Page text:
John Travolta as Vincent Vega and Samuel L. Jackson as Jules Winnfield in Pulp Fiction

Inspired from pulp magazines from the 50s, Pulp Fiction is arguably Tarantino’s most popular film, probably because it expanded upon what made Reservoir Dogs so good. The film is about three intertwining stories that are told out of order. The first story is about the hit-man, Vincent Vega (John Travolta), simply taking his boss’s wife named Mia Wallace (Uma Thurman) out for dinner. The second story is about the boxer Butch Collidge (Bruce Willis) trying his best to avoid the crime boss Marsellus Wallace (Ving Rhames), after he went behind his back. The last story is about Vincent Vega and other hit-man, Jules Winnfield (Samuel L. Jackson) having one of the luckiest, yet unluckiest mornings of their lives.

The plot does not necessarily have a main character, but simply has an ensemble cast that gets the same amount of screen time, more or less. The closest we get to main characters are Vincent Vega because he shows up in all three stories and Jules, who has the most complete arc in the film. They also represent two conflicting sides of divine intervention, which becomes an important theme of Pulp Fiction. After they miraculously survive a shower of bullets from a scared gunman, Jules believes it is a sign of God intervening, but Vega sees it as just dumb luck.

Uma Thurman in Pulp Fiction
Uma Thurman as Mia Wallace in Pulp Fiction

Divine intervention is a continuing theme throughout the film because it tests the audience on believing if there is an all powerful force, watching and predicting our every move. When analyzing Butch’s story, it can be argued that having his flightier girlfriend forgetting his father’s watch, him getting it back, running into Vega and Marsellus Wallace, and stumbling upon a deranged sex dungeon is all bad luck. However, if looking at the unusual situation as divine intervention, it makes sense because of how it benefits Butch in the end. Because Butch saves Wallace from two men sexually assaulting him, Wallace agrees to let Butch get out scot free, as long as he never shows his face back in town. If Butch never saved Wallace, he would still be on the run from Wallace’s men, and he would always be looking behind his back.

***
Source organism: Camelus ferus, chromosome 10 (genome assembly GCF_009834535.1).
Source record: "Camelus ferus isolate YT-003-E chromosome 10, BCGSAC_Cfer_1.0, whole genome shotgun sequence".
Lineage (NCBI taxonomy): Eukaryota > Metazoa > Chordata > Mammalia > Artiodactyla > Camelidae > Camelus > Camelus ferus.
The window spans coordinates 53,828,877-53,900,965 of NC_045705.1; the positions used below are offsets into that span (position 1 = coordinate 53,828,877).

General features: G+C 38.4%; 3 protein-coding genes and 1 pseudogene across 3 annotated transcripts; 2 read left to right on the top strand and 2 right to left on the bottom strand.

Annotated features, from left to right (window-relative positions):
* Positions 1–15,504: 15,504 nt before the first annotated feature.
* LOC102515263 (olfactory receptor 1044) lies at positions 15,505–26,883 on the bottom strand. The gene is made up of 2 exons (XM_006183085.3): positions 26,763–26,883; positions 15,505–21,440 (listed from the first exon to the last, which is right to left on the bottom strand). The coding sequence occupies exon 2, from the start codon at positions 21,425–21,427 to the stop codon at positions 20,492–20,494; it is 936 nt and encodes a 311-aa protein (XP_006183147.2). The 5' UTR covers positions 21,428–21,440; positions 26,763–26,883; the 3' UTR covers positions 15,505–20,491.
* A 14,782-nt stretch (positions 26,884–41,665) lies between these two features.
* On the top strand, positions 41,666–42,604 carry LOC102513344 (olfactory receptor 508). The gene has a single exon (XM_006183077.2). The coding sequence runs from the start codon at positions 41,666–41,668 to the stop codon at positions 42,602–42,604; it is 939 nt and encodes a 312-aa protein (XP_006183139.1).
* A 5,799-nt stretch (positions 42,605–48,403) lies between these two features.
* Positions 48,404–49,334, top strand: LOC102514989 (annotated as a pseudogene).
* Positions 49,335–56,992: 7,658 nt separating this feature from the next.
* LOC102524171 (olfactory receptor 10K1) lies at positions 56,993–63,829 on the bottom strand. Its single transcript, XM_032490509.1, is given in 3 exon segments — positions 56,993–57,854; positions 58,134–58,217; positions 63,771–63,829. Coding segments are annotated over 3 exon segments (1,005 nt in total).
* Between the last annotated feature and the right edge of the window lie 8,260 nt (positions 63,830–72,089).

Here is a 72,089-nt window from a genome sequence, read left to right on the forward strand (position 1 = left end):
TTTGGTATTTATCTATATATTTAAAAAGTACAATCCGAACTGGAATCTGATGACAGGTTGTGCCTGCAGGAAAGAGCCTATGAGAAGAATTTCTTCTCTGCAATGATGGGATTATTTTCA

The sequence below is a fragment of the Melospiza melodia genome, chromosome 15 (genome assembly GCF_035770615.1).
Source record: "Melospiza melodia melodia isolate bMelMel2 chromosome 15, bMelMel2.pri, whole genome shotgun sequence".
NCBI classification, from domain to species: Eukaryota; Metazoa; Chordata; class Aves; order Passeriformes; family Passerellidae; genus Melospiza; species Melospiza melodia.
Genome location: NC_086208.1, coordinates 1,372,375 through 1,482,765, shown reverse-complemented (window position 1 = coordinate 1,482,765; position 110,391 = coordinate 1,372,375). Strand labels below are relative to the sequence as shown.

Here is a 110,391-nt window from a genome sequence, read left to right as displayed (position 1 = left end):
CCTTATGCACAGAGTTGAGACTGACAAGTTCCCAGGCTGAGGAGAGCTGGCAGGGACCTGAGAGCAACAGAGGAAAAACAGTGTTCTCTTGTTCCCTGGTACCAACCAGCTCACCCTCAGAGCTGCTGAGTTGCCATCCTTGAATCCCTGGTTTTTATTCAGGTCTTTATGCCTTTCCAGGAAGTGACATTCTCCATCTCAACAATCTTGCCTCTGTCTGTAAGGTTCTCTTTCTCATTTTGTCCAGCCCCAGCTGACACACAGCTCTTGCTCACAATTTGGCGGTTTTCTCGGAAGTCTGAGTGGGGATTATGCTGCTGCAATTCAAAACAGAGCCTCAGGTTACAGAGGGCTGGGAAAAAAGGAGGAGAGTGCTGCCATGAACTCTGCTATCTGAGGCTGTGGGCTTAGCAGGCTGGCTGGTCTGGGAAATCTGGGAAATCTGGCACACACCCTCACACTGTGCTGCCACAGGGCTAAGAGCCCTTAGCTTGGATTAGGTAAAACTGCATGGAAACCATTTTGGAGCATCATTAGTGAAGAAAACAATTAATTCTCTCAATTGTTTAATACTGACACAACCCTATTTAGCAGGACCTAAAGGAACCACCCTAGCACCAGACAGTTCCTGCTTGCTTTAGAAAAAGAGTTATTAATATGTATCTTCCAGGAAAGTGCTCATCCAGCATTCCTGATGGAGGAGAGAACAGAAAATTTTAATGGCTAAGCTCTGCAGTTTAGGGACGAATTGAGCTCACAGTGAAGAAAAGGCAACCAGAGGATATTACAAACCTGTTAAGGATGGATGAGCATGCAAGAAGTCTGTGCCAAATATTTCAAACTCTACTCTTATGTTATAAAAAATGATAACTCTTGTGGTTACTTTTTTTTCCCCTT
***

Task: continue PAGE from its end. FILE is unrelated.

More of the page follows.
Tarantino’s distinct dialogue makes a comeback, and it carries the same foreshadowing as it did in Reservoir Dogs. For example: Vega and Jules have a long casual conversation, debating if Marsellus Wallace killed a guy for massaging Mia Wallace’s feet. It may seem like entertaining filler at first, but when Vega is forced to take Mia to dinner, he is put in a scary situation. He has to makes sure that she has a good time, but he is scared to make any romantic implications to her, worried about what Marsellus Wallace could do to him. With a fantastically written script and spot-on casting, Pulp Fiction is an entertaining and re-watchable classic.

Jackie Brown (1997)

Jackie Brown
Pam Grier as Jackie Brown in Jackie Brown

Based on the book by Elmore Leonard titled Rum Punch, Jackie Brown is the rare occurrence of Tarantino adapting a book to film. The film is about the female flight attendant, Jackie Brown (Pam Grier), who has been smuggling money from Mexico into the America. After getting caught with planted drugs and going to jail, she is bailed out by an old bondsmen named Max Cherry (Robert Forster). She is soon recruited by two cops, to help catch a gun dealer named Ordell Robbie (Samuel L. Jackson), by pretending to help him smuggle money. She in now working for both sides, as she tells Ordell that she is only working with the cops to throw them off. In reality, she is playing both Ordell and the cops for suckers, and she is really tying to take the smuggled money for herself.

Robert De Nero and Samuel L. Jackson in Jackie Brown
Robert De Nero as Louis Gara and Samuel L. Jackson as Ordell Robbie in Jackie Brown

Jackie Brown may have been considered underwhelming when compared to Pulp Fiction, but it is still a great crime thriller never-the-less. What may have stopped it from being an instant classic is how it does not contain a lot of Tarantino’s staples.There is almost no blood, the dialogue is used more for exposition, and the story is told linearly, with no flash backs or scenes told out of order. This may be because the film was based on a book, and Tarantino was trying his best to stay true to the source-material .The film borrowed a lot of elements from old blaxplotation movies from the 70’s. Blaxplotation films were crime thrillers that primarily had black actors, and were accompanied by soul and disco music.